The problem with the transitional period is that it is unstable by nature, and everyone is guessing what will happen in the future. The economic sector is most affected by this transitional period, because investors require a clear vision and knowledge of the ruling regime before they make any decision. Likewise the security situation could be adversely affected by the transitional period, and many are obsessed with this subject, especially in Egypt. Yet some see this as an exaggeration and scaremongering. For example, we have not seen neighborhoods attacking other neighborhoods, and when there were incidents of sectarian tension, saboteurs were lurking behind the scenes.

Shortening the transitional period should enable the country to reap the fruits of the revolution, and lay the foundation of a new legitimacy, something that is direly needed. Domestically, there is a need to stabilize the situation and gauge the real size of political powers through the ballot boxes, and externally the world needs to know what regime it is dealing with both politically and economically. Yet the problem with shortening the transitional period, as is the case with Egypt, is that it gives an advantage to already established powers such as the Muslim Brotherhood, whereas other parties, which were integral to the revolution, are unable to organize or prepare themselves in time.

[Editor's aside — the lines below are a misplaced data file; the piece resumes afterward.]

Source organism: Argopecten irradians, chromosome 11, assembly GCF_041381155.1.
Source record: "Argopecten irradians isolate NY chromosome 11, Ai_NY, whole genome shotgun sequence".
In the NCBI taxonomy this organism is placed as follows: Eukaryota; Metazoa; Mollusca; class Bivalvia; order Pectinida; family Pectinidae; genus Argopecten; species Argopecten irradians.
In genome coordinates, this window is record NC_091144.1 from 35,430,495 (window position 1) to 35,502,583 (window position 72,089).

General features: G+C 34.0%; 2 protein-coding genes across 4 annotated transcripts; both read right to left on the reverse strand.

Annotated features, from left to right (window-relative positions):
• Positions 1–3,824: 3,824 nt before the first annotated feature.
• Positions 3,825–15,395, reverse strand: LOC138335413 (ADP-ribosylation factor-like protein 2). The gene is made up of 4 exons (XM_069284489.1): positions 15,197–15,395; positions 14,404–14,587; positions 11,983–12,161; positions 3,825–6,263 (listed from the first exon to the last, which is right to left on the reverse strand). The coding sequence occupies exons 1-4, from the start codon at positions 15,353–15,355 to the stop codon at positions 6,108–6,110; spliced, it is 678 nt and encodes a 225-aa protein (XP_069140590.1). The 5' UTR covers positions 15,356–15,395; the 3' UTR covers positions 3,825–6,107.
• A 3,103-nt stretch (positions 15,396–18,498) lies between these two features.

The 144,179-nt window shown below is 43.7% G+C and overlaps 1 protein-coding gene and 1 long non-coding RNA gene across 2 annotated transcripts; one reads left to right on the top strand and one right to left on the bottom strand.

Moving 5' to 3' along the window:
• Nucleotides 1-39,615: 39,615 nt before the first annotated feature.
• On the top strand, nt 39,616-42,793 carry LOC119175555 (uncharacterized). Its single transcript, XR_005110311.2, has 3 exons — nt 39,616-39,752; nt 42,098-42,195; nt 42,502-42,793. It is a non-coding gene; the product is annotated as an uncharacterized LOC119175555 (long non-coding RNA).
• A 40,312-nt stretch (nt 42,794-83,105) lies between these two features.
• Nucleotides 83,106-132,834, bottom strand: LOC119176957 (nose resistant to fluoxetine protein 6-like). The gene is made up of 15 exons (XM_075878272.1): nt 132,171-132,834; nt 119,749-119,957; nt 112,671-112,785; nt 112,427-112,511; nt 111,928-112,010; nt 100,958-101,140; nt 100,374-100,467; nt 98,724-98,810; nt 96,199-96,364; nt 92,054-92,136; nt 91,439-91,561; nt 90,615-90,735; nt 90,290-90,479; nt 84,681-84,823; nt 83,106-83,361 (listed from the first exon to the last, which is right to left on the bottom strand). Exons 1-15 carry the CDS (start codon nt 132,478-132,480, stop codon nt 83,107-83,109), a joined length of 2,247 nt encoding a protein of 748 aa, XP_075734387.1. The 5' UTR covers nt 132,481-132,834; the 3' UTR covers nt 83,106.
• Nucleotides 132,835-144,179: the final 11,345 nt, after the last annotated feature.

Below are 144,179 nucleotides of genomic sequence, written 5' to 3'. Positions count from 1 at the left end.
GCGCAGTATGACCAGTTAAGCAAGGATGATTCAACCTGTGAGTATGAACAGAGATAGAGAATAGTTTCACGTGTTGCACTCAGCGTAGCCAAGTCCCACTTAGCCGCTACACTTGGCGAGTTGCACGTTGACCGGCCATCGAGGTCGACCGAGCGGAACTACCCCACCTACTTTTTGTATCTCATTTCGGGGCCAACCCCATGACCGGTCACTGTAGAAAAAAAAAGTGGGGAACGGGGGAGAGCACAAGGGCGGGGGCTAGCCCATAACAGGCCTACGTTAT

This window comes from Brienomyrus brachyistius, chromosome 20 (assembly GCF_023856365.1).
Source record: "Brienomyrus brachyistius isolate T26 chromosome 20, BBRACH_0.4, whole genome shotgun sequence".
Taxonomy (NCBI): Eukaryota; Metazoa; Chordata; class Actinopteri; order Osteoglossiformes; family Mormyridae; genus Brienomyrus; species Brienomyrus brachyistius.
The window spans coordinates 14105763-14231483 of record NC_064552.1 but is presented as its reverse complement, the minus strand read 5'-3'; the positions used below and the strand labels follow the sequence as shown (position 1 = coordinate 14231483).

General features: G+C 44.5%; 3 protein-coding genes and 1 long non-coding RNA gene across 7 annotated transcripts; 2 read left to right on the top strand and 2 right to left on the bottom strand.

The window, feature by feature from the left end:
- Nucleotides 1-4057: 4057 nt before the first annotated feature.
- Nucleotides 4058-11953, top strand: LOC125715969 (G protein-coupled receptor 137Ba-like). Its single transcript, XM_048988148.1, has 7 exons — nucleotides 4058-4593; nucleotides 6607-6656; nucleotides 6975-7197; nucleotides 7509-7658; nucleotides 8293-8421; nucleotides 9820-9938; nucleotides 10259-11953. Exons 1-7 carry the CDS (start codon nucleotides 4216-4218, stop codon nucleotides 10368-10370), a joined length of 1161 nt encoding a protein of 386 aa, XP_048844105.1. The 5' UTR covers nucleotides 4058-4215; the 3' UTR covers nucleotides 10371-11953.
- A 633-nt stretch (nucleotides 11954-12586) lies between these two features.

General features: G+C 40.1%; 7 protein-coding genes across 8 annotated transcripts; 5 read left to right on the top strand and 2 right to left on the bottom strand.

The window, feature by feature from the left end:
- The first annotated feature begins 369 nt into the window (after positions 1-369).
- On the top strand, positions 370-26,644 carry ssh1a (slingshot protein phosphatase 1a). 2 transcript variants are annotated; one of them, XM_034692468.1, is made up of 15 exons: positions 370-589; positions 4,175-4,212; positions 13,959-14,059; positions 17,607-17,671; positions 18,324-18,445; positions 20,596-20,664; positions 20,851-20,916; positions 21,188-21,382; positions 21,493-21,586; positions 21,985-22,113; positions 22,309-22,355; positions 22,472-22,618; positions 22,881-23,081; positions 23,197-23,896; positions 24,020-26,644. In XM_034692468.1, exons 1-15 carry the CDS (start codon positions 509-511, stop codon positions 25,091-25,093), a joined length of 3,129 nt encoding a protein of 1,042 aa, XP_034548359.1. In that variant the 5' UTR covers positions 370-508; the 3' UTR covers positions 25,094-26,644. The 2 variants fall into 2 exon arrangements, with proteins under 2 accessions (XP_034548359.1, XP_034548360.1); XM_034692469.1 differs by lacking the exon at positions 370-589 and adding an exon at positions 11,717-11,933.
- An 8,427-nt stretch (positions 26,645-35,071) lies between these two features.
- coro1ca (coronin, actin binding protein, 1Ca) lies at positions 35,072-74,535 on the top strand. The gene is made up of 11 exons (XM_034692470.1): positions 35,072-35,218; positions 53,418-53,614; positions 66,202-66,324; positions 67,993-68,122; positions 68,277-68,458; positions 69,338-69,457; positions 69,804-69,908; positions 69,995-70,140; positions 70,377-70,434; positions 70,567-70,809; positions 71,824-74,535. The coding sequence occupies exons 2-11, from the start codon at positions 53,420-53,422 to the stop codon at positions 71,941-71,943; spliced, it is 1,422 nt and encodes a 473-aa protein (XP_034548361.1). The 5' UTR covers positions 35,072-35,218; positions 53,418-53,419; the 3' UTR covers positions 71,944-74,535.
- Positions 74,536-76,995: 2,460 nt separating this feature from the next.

This all is true, but one should not fall into an obsessive fear of the Muslim Brotherhood, because they are, after all, part of the political structure. Even if the transitional period is prolonged, the Brotherhood, just like other parties, will derive benefits, not to mention the privilege of carrying out organized political activity, after long years of oppression under the previous authoritarian rule. The Brotherhood is now engaged in politics, and its political rivals must do the same, whether they agree with it or not.

Other powers need to organize themselves in parties or alliances, with a practical political program that is convincing and clear to the people. Above all, new political forces must prove their existence by engaging in daily political action, as this alone can determine the voter's decision in the ballot box.